BlackRock Investment Institute

Macro insights

Calibrating the coronavirus shock

Economic activity has been brought to a hard stop globally due to the measures taken to contain the coronavirus outbreak. Based on the strictness of the lockdown measures and the resulting loss of mobility – as well as analysis of sector specific measures – we gauge the overall economic impact of the coronavirus shock in the major developed market (DM) countries. Our analysis shows that the initial shock is greater in the euro area – but the knock-on effect could be worse for the U.S.

Potential impact of activity shutdowns adjusting for stringency and mobility

Sources: BlackRock Investment Institute, Oxford University, Apple and Google, with data from  Haver Analytics. Notes: We considered a set of sectors likely to be hit the hardest – such as retailers, hotels, and restaurants – and came to an assessment of how severely each has been impacted. This is similar to scenarios published by the OECD, the INSEE, the NIESR and the Ifo Institute. Our calculations take into account that in some countries – such as France, Italy and Spain – the lockdown has been more severe than in others. For this we use the University of Oxford’s Stringency index and mobility data from Apple and Google. The loss in output depends on the severity of the lockdown and the role of the affected sectors in the wider economy. We use these estimates of peak-to-trough output decline to get a first approximation of the impact on the average GDP growth in 2020. This analysis is subject to limitations – it does not take into account stimulus measures, and it remains uncertain how quickly different economies will reopen.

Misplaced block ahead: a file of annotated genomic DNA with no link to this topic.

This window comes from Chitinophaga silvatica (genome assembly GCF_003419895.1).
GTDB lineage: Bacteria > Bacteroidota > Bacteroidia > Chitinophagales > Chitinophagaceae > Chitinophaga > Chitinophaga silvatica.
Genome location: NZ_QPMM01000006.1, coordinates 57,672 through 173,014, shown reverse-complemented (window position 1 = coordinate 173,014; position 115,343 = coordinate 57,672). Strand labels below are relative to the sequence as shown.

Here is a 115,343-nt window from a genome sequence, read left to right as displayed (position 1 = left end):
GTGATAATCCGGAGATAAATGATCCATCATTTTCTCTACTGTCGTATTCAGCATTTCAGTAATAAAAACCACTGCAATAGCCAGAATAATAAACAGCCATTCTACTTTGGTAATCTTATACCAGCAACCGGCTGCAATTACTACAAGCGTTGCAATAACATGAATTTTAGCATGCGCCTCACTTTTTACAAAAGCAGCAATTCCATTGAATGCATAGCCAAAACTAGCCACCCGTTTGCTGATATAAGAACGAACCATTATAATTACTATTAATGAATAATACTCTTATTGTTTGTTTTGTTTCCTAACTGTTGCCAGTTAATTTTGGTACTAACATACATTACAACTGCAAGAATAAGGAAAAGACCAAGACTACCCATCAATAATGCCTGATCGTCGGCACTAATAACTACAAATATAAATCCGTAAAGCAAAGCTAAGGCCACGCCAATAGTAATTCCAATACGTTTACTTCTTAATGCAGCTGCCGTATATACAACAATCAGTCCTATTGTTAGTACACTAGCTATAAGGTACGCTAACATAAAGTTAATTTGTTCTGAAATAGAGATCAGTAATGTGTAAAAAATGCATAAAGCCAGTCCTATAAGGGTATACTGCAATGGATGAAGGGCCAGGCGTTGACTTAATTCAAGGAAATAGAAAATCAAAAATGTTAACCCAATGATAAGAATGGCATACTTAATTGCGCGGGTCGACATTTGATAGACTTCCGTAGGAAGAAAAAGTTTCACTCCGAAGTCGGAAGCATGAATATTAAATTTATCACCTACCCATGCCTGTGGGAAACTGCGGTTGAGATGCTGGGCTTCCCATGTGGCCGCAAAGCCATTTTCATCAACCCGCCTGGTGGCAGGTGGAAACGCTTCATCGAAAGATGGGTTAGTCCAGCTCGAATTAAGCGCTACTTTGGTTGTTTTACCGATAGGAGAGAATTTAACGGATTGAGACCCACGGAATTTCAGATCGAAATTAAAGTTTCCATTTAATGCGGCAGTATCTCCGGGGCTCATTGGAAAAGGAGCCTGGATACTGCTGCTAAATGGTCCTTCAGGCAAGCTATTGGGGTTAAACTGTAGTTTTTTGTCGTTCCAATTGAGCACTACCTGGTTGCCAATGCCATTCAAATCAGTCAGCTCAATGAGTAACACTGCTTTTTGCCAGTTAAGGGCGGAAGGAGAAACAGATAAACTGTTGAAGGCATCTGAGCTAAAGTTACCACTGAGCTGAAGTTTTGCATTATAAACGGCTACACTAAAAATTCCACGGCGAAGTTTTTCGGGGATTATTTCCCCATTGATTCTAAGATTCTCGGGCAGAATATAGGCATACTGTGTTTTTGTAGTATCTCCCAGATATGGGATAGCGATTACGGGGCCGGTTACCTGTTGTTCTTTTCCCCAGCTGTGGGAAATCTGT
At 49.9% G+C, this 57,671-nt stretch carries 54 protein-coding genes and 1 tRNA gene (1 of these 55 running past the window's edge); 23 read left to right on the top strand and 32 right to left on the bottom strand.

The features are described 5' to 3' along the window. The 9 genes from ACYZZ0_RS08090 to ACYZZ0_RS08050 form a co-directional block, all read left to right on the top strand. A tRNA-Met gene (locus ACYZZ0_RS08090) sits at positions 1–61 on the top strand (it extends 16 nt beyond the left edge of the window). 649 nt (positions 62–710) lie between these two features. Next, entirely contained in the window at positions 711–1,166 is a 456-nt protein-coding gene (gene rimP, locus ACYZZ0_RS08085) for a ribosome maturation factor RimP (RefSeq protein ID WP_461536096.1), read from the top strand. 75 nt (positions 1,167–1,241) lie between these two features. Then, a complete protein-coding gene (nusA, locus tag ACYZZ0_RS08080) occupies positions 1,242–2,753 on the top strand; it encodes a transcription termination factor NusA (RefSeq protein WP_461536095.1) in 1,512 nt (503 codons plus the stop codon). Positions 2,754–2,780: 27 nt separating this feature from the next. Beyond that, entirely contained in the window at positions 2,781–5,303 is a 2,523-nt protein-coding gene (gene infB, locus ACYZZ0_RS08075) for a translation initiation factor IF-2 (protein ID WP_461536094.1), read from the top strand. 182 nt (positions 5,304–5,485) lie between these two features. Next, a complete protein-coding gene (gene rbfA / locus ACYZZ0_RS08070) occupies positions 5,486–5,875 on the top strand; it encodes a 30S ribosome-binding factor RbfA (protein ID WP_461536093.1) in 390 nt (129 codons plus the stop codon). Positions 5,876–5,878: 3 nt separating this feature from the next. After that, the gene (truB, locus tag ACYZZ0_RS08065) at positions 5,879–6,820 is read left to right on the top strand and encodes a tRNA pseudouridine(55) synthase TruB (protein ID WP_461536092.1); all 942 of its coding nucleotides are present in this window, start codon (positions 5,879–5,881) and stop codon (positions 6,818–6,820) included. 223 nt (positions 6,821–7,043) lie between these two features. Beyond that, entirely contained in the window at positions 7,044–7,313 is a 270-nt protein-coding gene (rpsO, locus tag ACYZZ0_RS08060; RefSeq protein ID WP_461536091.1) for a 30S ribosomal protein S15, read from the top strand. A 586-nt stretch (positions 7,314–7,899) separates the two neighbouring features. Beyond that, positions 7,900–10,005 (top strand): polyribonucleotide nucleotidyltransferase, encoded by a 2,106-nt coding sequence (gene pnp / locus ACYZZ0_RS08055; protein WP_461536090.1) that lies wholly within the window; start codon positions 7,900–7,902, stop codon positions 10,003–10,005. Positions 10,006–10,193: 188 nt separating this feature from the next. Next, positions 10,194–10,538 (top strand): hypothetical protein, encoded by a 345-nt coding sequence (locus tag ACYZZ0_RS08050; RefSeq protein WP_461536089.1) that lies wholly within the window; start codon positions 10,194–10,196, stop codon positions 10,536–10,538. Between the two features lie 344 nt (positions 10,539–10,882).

The calibration of the initial shock to GDP is driven by two main factors: the strictness of the lockdown measures and the corresponding reduction in mobility, as well as the role of the affected sectors in the economy.

As the initial shock ripples across the whole economy, the knock-on effects cause the negative impact of the lockdown to build up as the initial income loss weighs on demand for other goods and services, magnifying the initial drop in output. The size of this so-called multiplier effect is larger if the share of imported goods and services is smaller, the national saving rate is lower and the government’s tax intake is smaller as a share of GDP.

Comparing the orange and yellow bars in the chart above shows that the euro area is initially more severely impacted than the U.S. Yet the U.S. economy is likely to see a more pronounced knock-on effect. This is because it has a greater share of income being spent rather than saved or taxed, and because a larger share of that spending is on domestically produced goods and services.

We can use these estimates of peak-to-trough output decline to get a first approximation of the impact on the average GDP growth in 2020 (see green bars in the chart above). This allows us to get an idea of the ball-park range of the economic damage from coronavirus containment measures. The calibrations should be taken with a pinch of salt because the pace of reopening in different economies remains uncertain.

Our analysis does not account for the massive policy stimulus that has been rolled out globally over the past few weeks. As economies gradually normalize in the second half of the year, this policy stimulus becomes increasingly important for the shape of the recovery.

Easing of social distancing rules in the coming weeks will likely facilitate a rebound in activity in Q3 2020. This partial rebound should not be mistaken for a V-shaped recovery. Even without a deterioration in potential output and without an escalation into a full-blown financial crisis, it may take several years for nominal GDP to return to its pre-crisis trend. A substantial permanent loss in income could remain. Yet this permanent loss in income should be considerably lower than that seen in the wake of the global financial crisis.

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